Some of our business partners may use cookies on our site (for example, advertisers). However, we have no access to or control over these cookies and we are not aware of any at present that do so.

Log Files

We use IP addresses to analyse trends, administer the site, track movement, and gather broad demographic information for aggregate use. IP addresses are not linked to personally identifiable information.


This web site contains links to other sites. Please be aware that Mondaq (or its affiliate sites) are not responsible for the privacy practices of such other sites. We encourage our users to be aware when they leave our site and to read the privacy statements of these third party sites. This privacy statement applies solely to information collected by this Web site.

Surveys & Contests

From time-to-time our site requests information from users via surveys or contests. Participation in these surveys or contests is completely voluntary and the user therefore has a choice whether or not to disclose any information requested. Information requested may include contact information (such as name and delivery address), and demographic information (such as postcode, age level). Contact information will be used to notify the winners and award prizes. Survey information will be used for purposes of monitoring or improving the functionality of the site.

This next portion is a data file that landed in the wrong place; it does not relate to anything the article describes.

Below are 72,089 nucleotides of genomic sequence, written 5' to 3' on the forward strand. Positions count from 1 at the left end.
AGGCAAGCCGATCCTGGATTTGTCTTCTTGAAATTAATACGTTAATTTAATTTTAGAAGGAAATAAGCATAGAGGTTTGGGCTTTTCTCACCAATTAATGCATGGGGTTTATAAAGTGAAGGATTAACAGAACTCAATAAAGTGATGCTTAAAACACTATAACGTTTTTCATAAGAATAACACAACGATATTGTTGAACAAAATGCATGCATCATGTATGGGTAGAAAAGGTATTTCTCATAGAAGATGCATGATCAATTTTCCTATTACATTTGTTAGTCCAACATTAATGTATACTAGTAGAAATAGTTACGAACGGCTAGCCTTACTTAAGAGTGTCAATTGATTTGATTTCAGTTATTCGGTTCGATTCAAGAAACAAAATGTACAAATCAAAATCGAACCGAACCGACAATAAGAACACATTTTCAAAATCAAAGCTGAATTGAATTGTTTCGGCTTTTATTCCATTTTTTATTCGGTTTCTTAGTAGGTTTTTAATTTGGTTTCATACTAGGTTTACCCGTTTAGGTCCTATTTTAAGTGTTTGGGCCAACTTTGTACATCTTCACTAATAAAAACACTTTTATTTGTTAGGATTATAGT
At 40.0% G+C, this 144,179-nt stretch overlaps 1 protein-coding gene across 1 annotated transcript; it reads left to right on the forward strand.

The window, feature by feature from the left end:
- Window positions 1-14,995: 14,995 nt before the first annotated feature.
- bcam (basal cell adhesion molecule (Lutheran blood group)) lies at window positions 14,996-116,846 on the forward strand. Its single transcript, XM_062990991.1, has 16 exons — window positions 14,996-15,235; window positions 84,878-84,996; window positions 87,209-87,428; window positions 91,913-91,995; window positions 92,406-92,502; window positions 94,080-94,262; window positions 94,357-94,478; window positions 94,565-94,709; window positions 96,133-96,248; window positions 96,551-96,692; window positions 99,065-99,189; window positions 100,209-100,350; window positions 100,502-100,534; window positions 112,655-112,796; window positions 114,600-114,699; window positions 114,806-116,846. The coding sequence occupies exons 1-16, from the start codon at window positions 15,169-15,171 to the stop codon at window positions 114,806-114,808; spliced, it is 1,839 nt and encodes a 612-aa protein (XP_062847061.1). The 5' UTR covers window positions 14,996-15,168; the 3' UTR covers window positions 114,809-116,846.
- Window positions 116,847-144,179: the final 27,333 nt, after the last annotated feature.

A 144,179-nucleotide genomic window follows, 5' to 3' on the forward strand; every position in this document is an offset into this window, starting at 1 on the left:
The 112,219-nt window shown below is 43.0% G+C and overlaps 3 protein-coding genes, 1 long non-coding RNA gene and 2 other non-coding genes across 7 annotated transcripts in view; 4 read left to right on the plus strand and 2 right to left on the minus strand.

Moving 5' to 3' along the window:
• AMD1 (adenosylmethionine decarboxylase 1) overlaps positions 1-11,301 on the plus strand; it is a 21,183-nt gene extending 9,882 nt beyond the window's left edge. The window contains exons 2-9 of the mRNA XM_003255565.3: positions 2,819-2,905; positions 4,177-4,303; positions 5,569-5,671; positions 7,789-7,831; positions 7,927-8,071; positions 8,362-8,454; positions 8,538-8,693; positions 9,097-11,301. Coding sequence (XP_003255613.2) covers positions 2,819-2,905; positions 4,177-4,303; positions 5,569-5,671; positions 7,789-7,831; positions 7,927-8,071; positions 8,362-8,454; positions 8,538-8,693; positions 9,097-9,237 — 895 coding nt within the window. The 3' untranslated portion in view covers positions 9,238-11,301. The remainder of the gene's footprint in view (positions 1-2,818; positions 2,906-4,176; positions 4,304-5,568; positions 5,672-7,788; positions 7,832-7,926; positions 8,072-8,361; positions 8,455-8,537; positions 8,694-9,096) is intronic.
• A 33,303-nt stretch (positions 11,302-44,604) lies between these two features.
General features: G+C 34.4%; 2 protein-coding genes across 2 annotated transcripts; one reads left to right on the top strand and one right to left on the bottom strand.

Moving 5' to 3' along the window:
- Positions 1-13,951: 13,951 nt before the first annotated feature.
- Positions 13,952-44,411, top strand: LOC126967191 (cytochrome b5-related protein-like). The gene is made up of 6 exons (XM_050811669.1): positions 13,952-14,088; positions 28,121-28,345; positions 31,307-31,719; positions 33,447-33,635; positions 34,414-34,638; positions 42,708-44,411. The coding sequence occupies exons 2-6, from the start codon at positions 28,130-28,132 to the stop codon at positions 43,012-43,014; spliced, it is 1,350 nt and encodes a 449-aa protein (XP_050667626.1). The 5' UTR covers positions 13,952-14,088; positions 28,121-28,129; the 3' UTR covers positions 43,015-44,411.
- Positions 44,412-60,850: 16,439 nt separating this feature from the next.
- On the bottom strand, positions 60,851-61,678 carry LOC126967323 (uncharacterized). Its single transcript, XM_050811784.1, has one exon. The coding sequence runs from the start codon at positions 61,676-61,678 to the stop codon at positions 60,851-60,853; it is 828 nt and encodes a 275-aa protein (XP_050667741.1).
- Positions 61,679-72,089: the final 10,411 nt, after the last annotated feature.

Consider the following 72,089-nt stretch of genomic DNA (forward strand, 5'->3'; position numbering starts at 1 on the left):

If a user elects to use our referral service for informing a friend about our site, we ask them for the friend’s name and email address. Mondaq stores this information and may contact the friend to invite them to register with Mondaq, but they will not be contacted more than once. The friend may contact Mondaq to request the removal of this information from our database.


This website takes every reasonable precaution to protect our users’ information. When users submit sensitive information via the website, your information is protected using firewalls and other security technology. If you have any questions about the security at our website, you can send an email to

Correcting/Updating Personal Information

If a user’s personally identifiable information changes (such as postcode), or if a user no longer desires our service, we will endeavour to provide a way to correct, update or remove that user’s personal data provided to us. This can usually be done at the “Your Profile” page or by sending an email to

Notification of Changes

If we decide to change our Terms & Conditions or Privacy Policy, we will post those changes on our site so our users are always aware of what information we collect, how we use it, and under what circumstances, if any, we disclose it. If at any point we decide to use personally identifiable information in a manner different from that stated at the time it was collected, we will notify users by way of an email. Users will have a choice as to whether or not we use their information in this different manner. We will use information in accordance with the privacy policy under which the information was collected.

How to contact Mondaq

You can contact us with comments or queries at

If for some reason you believe Mondaq Ltd. has not adhered to these principles, please notify us by e-mail at and we will use commercially reasonable efforts to determine and correct the problem promptly.